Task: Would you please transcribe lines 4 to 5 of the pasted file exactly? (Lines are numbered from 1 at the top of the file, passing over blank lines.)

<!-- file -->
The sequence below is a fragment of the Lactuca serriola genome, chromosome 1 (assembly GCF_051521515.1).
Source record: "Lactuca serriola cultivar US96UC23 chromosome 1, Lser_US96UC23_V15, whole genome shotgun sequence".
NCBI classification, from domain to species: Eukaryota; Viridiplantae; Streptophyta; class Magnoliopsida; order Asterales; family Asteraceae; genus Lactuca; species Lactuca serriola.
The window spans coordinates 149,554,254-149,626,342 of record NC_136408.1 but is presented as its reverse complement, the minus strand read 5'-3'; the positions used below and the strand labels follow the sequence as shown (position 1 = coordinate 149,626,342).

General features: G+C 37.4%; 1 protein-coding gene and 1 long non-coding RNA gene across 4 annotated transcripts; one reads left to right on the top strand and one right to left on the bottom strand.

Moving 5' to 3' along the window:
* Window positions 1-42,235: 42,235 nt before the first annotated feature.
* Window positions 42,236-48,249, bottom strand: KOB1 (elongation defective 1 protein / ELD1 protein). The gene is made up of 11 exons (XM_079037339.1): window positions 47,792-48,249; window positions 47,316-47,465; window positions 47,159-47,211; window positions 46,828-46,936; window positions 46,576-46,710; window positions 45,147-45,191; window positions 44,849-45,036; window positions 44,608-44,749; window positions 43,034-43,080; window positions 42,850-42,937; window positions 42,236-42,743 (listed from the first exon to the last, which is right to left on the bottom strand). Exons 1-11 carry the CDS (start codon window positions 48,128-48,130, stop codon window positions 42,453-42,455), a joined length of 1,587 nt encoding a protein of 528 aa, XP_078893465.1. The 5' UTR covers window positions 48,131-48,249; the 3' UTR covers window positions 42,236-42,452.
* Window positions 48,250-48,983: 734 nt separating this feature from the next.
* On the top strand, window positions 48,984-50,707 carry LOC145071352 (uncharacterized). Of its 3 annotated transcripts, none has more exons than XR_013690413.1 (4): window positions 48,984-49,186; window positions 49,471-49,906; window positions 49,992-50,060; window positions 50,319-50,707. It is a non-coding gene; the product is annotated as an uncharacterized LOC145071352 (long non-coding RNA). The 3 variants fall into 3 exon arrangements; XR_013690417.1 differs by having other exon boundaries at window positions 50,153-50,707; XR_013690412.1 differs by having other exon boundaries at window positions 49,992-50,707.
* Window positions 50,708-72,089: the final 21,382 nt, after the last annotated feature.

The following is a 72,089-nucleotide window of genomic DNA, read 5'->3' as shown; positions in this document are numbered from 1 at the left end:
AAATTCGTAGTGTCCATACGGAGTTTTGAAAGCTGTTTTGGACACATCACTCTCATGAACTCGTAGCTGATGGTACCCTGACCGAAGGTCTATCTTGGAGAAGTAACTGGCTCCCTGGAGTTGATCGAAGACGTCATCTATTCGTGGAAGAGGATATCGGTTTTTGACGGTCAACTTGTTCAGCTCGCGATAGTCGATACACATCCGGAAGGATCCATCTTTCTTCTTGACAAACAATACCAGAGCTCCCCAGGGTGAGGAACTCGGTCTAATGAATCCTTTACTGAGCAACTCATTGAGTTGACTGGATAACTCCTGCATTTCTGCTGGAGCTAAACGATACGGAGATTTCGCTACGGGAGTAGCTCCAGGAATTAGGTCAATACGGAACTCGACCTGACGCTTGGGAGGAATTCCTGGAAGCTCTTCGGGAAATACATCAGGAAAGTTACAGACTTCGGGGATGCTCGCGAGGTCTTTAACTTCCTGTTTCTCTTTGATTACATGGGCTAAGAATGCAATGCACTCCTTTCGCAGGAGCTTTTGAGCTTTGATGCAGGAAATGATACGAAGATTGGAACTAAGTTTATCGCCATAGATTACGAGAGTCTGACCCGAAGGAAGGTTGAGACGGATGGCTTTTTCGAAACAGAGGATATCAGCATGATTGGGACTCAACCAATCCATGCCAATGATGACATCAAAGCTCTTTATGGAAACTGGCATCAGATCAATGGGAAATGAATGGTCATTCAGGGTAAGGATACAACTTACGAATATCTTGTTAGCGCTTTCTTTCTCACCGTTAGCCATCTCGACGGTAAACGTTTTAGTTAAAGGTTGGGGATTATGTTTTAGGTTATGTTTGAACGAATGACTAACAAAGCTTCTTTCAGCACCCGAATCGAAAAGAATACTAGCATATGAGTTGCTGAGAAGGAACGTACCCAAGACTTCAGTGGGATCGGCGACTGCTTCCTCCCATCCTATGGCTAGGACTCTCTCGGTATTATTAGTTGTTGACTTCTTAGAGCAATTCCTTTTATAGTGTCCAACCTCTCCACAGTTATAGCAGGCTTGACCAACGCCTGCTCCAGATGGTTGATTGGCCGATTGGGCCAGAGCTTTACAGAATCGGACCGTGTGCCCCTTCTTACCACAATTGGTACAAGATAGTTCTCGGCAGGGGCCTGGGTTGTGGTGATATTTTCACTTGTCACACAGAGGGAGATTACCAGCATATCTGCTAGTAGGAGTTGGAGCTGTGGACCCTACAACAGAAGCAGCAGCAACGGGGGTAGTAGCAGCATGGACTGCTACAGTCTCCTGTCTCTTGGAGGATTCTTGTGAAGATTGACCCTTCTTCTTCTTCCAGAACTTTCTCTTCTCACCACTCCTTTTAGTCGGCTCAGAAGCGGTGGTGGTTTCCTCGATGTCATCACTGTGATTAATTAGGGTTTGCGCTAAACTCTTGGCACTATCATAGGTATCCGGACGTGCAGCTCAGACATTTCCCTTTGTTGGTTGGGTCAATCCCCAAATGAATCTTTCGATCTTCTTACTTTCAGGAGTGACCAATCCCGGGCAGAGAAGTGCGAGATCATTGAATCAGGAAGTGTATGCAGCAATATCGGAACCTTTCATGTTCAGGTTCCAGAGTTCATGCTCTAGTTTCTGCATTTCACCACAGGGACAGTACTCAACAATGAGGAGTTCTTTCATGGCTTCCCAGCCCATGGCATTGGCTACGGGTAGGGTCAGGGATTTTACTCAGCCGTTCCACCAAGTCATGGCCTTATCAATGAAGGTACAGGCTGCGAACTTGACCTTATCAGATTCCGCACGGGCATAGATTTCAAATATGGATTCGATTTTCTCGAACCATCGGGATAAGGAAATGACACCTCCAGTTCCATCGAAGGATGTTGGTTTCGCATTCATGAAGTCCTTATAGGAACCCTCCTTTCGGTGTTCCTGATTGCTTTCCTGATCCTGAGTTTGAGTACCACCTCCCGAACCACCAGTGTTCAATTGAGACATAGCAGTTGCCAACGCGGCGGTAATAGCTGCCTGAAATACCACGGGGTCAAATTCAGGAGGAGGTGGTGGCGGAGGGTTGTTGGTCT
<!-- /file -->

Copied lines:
The window spans coordinates 149,554,254-149,626,342 of record NC_136408.1 but is presented as its reverse complement, the minus strand read 5'-3'; the positions used below and the strand labels follow the sequence as shown (position 1 = coordinate 149,626,342).

General features: G+C 37.4%; 1 protein-coding gene and 1 long non-coding RNA gene across 4 annotated transcripts; one reads left to right on the top strand and one right to left on the bottom strand.